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Mary Schaeffer
Mary Schaeffer
 

How Do You Protect Your Organization Against Electronic Payment Fraud?

September 2, 2010
by Mary Schaeffer

No matter how you look at it, fraud is ugly. Electronic payment fraud, also referred to as automated clearing house (ACH) fraud, was almost nonexistent just a few short years ago. Now, it is growing by leaps and bounds. Organizations that do not take the necessary precautions to protect themselves are exposing themselves. Given that a growing number of fraudsters are targeting the accounts payable department and more particularly, the person who does the online banking for the organization, it is imperative to change the way this function is handled. As some Corporate Finance Insider readers may be aware, the crooks are targeting accounts payable and managing to download malware that captures the person’s keystrokes (and thus their banking codes). One of the best practices recommended to prevent this type of ACH fraud, is to set up a separate computer for all online banking activity.

There has been some complaining that this seems like overkill. It is not. Employees and management may complain that this is not convenient. This is not about making expediting the process. It is about preventing payment fraud for the price of a separate computer, likely less than $1,000.

Key Recommendations From IT and Your Peers

From the mouths of corporate financial professionals as well as information technology professionals to your ears and eyes: Here are 10 reasons why your firm should acquire a second computer and how it can prevent fraud in the workplace.

  1. Set up a separate computer to be used for all online banking activity ONLY.
  2. This separate computer should never be used for surfing the Internet or e-mail -- NEVER, EVER, no matter what the excuse.
  3. When not in use, turn off the computer.
  4. The computer should not be included in your network.
  5. Do not let a temp use the banking computer during seasonal increase in work.
  6. Antivirus software programs should be updated very frequently, even when it is inconvenient for the person using the computer.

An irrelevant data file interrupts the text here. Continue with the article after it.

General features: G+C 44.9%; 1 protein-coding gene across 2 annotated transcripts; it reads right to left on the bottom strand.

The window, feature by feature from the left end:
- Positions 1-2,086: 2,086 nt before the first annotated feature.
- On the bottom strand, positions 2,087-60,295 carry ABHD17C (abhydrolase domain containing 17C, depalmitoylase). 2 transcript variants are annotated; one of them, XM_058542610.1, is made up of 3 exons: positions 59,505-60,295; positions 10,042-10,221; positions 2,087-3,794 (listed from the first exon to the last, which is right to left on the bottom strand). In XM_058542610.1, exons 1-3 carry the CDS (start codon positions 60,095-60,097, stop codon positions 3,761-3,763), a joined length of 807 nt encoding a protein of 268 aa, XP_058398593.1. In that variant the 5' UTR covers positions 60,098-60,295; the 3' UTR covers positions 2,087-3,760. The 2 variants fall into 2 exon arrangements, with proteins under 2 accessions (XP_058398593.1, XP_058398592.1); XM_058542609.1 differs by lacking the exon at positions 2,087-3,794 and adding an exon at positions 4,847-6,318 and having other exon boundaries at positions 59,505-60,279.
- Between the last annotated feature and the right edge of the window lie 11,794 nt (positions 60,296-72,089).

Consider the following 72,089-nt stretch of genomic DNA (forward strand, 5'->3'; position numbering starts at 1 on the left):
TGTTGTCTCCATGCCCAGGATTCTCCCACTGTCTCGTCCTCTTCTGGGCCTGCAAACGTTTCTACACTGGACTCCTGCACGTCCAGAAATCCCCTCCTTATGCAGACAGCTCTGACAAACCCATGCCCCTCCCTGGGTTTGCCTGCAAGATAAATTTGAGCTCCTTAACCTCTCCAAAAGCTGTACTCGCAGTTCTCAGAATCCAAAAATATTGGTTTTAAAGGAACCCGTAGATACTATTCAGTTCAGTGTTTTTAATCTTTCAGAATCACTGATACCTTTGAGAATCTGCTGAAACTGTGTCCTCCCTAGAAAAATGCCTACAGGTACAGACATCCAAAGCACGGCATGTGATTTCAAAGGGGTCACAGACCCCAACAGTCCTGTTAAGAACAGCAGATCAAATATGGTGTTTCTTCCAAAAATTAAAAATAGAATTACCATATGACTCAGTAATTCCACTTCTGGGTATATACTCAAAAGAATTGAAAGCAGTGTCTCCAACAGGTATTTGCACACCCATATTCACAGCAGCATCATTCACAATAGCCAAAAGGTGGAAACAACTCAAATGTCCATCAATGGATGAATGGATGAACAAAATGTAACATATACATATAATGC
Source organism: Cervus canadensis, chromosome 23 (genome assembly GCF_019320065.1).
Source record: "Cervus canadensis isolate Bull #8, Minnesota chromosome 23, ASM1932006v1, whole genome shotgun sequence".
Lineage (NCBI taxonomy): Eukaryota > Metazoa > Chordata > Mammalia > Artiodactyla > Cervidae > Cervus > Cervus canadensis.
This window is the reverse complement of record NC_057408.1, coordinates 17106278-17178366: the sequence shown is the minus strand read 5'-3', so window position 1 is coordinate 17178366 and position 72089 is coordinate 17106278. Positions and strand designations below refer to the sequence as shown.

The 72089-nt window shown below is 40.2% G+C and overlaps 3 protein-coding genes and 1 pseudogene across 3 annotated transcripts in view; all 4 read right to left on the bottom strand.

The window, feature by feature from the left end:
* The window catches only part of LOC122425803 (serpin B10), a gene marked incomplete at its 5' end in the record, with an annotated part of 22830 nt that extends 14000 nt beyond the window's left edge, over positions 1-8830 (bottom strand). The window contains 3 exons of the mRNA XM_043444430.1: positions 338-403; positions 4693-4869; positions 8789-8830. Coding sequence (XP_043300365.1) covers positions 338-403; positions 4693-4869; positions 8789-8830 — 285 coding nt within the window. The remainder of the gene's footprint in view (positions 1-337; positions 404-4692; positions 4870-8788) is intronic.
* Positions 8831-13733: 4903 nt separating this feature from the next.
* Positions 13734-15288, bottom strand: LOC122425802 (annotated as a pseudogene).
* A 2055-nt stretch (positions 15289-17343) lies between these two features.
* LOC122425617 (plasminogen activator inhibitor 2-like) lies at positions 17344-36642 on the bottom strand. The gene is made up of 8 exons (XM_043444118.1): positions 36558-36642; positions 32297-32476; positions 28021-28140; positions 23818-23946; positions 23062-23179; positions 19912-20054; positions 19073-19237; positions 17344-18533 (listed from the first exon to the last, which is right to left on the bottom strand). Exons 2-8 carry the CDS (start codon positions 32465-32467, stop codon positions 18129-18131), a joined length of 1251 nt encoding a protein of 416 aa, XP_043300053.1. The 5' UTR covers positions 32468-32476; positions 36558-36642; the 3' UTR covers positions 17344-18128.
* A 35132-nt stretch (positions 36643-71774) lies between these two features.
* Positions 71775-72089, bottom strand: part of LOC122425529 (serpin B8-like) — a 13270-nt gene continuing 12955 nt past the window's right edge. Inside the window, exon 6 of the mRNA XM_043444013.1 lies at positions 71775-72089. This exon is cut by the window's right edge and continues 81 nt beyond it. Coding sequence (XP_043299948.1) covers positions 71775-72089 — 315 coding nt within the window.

7. Ideally the computer should be located so no one can glance over a manager’s shoulder and see the passwords that are being typed.
  8. When dual authorizations are needed for transactions, the second approver should come to the banking machine and not get online in his or her office to approve the transactions. All banking activity should be completed on this computer.
  9. If the second authorizer is at a different location, then a second banking computer should be purchased and all the safety issues discussed. As an extra level of precaution, ensure that the same safety restraints are applicable to both computers no matter the location.
  10. Passwords and user IDs should be frequently changed (despite the fact that it is a royal pain) and should not be written on a piece of paper that is left out on the desk for anyone to find, or worse, put on a yellow sticky and attached to the side of the computer.

Conclusion

When you implement the above recommendations, your firm will be able to prevent some of the more malicious forms of ACH fraud occurring in your organization.

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Mary S. Schaeffer is the author of over a dozen business books includingController & CFOs Guide to AccountsPayable (John Wiley & Sons) and Fraud in Accounts Payable: How to Prevent It (John Wiley & Sons). She is the publisher  of Accounts Payable Now & Tomorrow newsletter, a monthly publication for executives concerned about internal controls and cost control in their payment function, writes a monthly newsletter, a free weekly ezine e-AP News, speaks at accounts payable webinars, seminars and conferences and directs the organization’s consulting practice.